Calculating Distance Using Force, Mass, and Acceleration

Tags: acceleration, distance, force, mass
 P: 2 1. The problem statement, all variables and given/known data A rock is dropped from x(meters) height. The rock weighs 68 kg, and its force at impact with the ground is 15 kilonewtons. If the acceleration due to gravity is 9.8m/s^2, what is the distance/height the rock has fallen? 2. Relevant equations F=m*a 15kN=15000kg*m/s^2 666.4N=68kg*9.8m/s^2 The force exerted by the rock at stationary position is 666.4 Newtons. The rock fall distance is x meters. 3. The attempt at a solution 666.4N*x=15000N (666.4kg*m/s^2)*x=15000kg*m/s^2 x=(15000kg*m/s^2)/(666.4kg*m/s^2) x=22.51 This was all I could come with, but it is simply the ratio of the force. How do I find distance?
 Mentor P: 41,462 Please state the complete problem exactly as given. As you've written it, there's not enough information. (The impact force depends on the nature of the surface being hit.)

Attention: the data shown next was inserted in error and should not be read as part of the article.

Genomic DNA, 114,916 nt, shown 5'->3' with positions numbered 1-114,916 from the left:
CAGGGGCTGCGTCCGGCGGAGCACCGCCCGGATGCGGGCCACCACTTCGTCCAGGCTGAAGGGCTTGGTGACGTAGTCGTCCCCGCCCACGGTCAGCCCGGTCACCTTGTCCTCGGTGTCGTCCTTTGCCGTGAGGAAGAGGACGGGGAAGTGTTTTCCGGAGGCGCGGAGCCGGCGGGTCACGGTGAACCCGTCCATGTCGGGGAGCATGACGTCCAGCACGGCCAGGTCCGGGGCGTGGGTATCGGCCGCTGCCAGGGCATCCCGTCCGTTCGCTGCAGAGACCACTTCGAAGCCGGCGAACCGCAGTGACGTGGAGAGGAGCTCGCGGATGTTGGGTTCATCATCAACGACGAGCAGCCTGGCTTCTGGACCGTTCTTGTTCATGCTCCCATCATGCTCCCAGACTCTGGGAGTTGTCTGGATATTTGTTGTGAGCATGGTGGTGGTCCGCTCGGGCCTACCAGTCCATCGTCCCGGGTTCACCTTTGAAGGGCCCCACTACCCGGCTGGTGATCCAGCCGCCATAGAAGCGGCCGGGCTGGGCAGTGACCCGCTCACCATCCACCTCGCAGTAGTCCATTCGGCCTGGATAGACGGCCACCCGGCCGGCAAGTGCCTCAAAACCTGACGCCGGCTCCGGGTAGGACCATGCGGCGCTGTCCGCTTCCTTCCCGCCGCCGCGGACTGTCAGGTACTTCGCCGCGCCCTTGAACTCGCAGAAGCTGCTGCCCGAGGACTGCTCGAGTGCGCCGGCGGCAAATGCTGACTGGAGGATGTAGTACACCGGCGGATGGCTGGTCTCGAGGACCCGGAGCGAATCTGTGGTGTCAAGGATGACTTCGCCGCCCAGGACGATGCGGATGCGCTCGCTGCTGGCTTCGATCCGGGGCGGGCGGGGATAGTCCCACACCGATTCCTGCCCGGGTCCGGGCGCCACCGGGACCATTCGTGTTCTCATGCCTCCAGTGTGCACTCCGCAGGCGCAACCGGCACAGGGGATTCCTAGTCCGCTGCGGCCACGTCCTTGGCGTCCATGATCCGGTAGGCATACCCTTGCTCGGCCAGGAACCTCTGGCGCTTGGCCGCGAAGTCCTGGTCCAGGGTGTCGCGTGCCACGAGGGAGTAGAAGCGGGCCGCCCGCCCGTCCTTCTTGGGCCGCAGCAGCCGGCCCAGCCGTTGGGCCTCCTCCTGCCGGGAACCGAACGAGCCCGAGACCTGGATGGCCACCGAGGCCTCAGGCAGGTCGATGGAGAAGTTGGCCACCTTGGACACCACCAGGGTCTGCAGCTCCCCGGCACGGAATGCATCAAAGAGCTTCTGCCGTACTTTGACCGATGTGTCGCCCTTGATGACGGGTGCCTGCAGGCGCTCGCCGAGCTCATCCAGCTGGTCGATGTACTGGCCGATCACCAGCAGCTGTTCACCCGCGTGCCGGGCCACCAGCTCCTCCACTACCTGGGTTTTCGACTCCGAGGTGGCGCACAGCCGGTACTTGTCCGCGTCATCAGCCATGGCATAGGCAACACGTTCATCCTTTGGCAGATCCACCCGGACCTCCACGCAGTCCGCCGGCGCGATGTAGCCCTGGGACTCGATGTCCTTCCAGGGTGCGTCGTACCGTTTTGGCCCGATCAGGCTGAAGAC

P: 153
 Quote by Doc Al Please state the complete problem exactly as given. As you've written it, there's not enough information. (The impact force depends on the nature of the surface being hit.)
Shouldn't there be a formula for the kinetic energy of a mass falling distance x and a formula for the F generated by an unknown kinetic energy when it hits? The two could then be equated resolving x.

I don't see elastic/inelastic collisions mentioned.

Mentor
P: 41,462
Calculating Distance Using Force, Mass, and Acceleration

 Quote by AC130Nav Shouldn't there be a formula for the kinetic energy of a mass falling distance x
That one's easy.
 and a formula for the F generated by an unknown kinetic energy when it hits?